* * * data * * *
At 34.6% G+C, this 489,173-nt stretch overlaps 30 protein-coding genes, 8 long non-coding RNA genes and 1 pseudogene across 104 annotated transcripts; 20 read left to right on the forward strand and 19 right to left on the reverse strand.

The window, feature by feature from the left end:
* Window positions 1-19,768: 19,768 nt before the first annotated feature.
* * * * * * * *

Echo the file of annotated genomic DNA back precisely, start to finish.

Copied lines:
At 34.6% G+C, this 489,173-nt stretch overlaps 30 protein-coding genes, 8 long non-coding RNA genes and 1 pseudogene across 104 annotated transcripts; 20 read left to right on the forward strand and 19 right to left on the reverse strand.

The window, feature by feature from the left end:
* Window positions 1-19,768: 19,768 nt before the first annotated feature.